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2 The Future of Fish – The Fisheries of the Future

Illegal fishing

Illegal fishing

> In many maritime regions of the world, illegal fishing has massively contributed to the depletion of fish stocks, especially in developing countries’ coastal waters. Better international cooperation to control fishing vessels is now being launched. The aim is to eliminate illegal fishing in future.

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Unscrupulous fishing worsens the problems

Nowadays, the world’s fish stocks are not only under threat from intensive legal fishing activities; they are also at risk from illegal, unreported and unregulated (IUU) fishing. It is difficult to estimate precisely the total catch from pirate fishing. Researchers are engaged in the painstaking process of collating data from various countries’ fisheries control agencies, experts’ estimates, trade figures and the findings of independent research expeditions in order to arrive at an approximate figure for the total IUU catch. As this is a black market, however, estimates are bound to be unreliable. Some experts put the annual figure at around 11 million tonnes; others suggest that it may be as high as 26 million tonnes – equal to 14 or 33 per cent respectively of the world’s total legal catch (fish and other marine
fauna) in 2011. These catches are additional to the world annual catch of fish and other marine fauna, currently 78.9 million tonnes.
For many years, however, too little account was taken of IUU fishing in estimates of fish stocks. This is problematical, for unless the IUU share is factored into the calculations, the legal catch quotas for a given maritime region cannot be determined correctly. Based on the assumption that less fish is being caught than is in fact the case, experts overestimate the size of the stock and set the following year’s catch quotas too high, potentially entrenching and accelerating the overexploitation of the stock.
IUU fishing also exacerbates the problem of overfishing because IUU vessels even operate in marine protected areas where a total fishing ban has been imposed. It also pays little or no heed to fisheries management plans which are intended to conserve overexploited or depleted stocks.
However, the main reason why IUU fishing is a particularly critical issue today is that many fish stocks have already been overexploited by legal fishing activities. IUU fishing therefore puts fish stocks under additional pressure. If stocks were being managed sustainably, on the other hand, IUU fishing would no longer exacerbate an already difficult situation to the extent that it does today.
The Food and Agriculture Organization of the United Nations (FAO) defines three categories of IUU fishing:

ILLEGAL FISHING refers to fishing activities conducted by foreign vessels without permission in waters under the jurisdiction of another state, or which contravene its fisheries law and regulations in some other manner – for example, by disregarding fishing times or the existence of the state’s protected areas. For example, some IUU vessels operate in waters under the jurisdiction of West African states. As these countries generally cannot afford to establish effective fisheries control structures, the IUU vessels are able, in many cases, to operate with impunity.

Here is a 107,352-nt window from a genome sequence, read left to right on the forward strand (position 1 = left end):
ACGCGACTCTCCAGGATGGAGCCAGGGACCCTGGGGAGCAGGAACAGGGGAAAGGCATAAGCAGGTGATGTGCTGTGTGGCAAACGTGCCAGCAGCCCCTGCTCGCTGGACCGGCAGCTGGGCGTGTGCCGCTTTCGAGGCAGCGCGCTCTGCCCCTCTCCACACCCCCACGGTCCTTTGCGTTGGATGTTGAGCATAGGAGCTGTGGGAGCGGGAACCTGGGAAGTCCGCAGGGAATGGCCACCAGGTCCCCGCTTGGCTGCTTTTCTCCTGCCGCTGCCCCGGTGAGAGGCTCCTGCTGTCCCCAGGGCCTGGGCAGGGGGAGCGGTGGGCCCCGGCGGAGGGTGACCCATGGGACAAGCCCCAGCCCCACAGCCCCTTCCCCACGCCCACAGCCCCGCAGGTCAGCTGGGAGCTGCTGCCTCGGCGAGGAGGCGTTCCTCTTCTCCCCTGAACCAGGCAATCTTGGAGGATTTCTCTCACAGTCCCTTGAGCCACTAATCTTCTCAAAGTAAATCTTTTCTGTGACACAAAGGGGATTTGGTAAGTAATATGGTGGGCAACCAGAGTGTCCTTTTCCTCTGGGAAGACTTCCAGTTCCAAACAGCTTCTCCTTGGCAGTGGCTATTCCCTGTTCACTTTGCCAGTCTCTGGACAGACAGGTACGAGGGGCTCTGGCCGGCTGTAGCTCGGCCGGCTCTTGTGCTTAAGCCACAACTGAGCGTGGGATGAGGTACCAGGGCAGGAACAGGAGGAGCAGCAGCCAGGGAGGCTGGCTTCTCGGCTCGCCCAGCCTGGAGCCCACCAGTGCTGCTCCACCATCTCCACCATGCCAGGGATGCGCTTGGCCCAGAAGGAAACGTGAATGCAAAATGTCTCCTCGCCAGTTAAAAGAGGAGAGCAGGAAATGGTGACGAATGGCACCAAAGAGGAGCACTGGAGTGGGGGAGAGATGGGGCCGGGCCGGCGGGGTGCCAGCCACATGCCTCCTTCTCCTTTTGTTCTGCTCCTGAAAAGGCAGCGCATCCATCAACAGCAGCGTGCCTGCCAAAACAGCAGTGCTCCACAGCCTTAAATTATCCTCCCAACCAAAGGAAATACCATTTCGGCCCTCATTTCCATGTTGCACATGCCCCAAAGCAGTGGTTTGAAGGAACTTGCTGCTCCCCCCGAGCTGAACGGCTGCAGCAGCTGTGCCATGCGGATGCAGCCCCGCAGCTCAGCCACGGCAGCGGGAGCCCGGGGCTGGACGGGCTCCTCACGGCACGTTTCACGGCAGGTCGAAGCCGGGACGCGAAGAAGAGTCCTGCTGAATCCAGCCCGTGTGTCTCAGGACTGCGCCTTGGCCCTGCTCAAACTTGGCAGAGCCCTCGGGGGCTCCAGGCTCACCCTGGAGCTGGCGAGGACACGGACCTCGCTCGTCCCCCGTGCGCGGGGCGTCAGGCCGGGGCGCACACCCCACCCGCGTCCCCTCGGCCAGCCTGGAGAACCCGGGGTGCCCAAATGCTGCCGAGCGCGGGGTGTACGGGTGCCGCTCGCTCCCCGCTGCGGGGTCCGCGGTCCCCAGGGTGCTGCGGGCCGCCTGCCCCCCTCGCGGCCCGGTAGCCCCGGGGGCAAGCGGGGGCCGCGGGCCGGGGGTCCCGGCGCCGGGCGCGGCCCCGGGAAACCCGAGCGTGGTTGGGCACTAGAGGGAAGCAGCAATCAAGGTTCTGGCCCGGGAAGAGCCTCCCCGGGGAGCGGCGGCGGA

UNREPORTED FISHING refers to fishing activities which have not been reported, or have been misreported, by the vessels to the relevant national authority. For example, some vessels harvest more tonnage than they are entitled to catch under official fishing quotas. In 2006, for example, several Spanish trawlers were inspected by the Norwegian Coast Guard near Svalbard (Spitsbergen). The trawlers were found to hold not only the reported catch of headed and gutted cod but also a total of 600 tonnes of cod fillets which had not been reported to the Norwegian authorities. The Norwegian authorities subsequently imposed fines on the Spanish trawler company equivalent to 2 million euros.
3.24 > A chase at sea near South Korea: an entire fleet of illegal Chinese fishing vessels attempts to evade the South Korean Coast Guard. The fishermen were arrested by armed units soon afterwards.
3.24 >  A chase at sea near South Korea: an entire fleet of illegal Chinese fishing vessels attempts to evade the South Korean Coast Guard. The fishermen were arrested by armed units soon afterwards. © Dong-A Ilbo/AFP ImageForum/Getty Images
UNREGULATED FISHING refers to fishing activities in areas where there are no applicable management measures to regulate the catch; this is the case in the South Atlantic, for example. The term also applies to fishing for highly migratory species and certain species of shark, which is not regulated by a Regional Fisheries Management Organization (RFMO). And finally, the term applies to fishing activities in international waters in violation of regulations established by the relevant RFMO.